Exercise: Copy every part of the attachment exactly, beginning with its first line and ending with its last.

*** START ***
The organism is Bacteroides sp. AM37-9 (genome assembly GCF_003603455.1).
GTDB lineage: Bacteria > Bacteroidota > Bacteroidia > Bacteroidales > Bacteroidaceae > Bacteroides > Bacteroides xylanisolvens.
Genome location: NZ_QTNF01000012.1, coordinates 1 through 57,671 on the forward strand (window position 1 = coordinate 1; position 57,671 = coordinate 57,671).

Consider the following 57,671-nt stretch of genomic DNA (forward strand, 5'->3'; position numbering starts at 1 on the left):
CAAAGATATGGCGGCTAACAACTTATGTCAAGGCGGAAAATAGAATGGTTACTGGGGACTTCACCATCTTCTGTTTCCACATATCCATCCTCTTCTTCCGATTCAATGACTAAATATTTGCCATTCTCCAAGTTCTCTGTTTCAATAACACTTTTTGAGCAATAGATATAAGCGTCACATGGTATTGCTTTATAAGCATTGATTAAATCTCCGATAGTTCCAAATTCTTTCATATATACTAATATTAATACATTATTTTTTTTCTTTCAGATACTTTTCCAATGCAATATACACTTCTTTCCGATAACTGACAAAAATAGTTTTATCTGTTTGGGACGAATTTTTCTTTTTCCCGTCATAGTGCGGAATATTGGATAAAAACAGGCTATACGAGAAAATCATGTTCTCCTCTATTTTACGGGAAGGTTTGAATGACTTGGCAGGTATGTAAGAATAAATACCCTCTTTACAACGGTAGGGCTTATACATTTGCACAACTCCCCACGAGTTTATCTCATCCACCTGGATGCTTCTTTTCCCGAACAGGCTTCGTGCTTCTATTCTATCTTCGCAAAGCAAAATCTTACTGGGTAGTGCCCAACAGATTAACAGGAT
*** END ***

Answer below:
The organism is Bacteroides sp. AM37-9 (genome assembly GCF_003603455.1).
GTDB lineage: Bacteria > Bacteroidota > Bacteroidia > Bacteroidales > Bacteroidaceae > Bacteroides > Bacteroides xylanisolvens.
Genome location: NZ_QTNF01000012.1, coordinates 1 through 57,671 on the forward strand (window position 1 = coordinate 1; position 57,671 = coordinate 57,671).

Consider the following 57,671-nt stretch of genomic DNA (forward strand, 5'->3'; position numbering starts at 1 on the left):
CAAAGATATGGCGGCTAACAACTTATGTCAAGGCGGAAAATAGAATGGTTACTGGGGACTTCACCATCTTCTGTTTCCACATATCCATCCTCTTCTTCCGATTCAATGACTAAATATTTGCCATTCTCCAAGTTCTCTGTTTCAATAACACTTTTTGAGCAATAGATATAAGCGTCACATGGTATTGCTTTATAAGCATTGATTAAATCTCCGATAGTTCCAAATTCTTTCATATATACTAATATTAATACATTATTTTTTTTCTTTCAGATACTTTTCCAATGCAATATACACTTCTTTCCGATAACTGACAAAAATAGTTTTATCTGTTTGGGACGAATTTTTCTTTTTCCCGTCATAGTGCGGAATATTGGATAAAAACAGGCTATACGAGAAAATCATGTTCTCCTCTATTTTACGGGAAGGTTTGAATGACTTGGCAGGTATGTAAGAATAAATACCCTCTTTACAACGGTAGGGCTTATACATTTGCACAACTCCCCACGAGTTTATCTCATCCACCTGGATGCTTCTTTTCCCGAACAGGCTTCGTGCTTCTATTCTATCTTCGCAAAGCAAAATCTTACTGGGTAGTGCCCAACAGATTAACAGGAT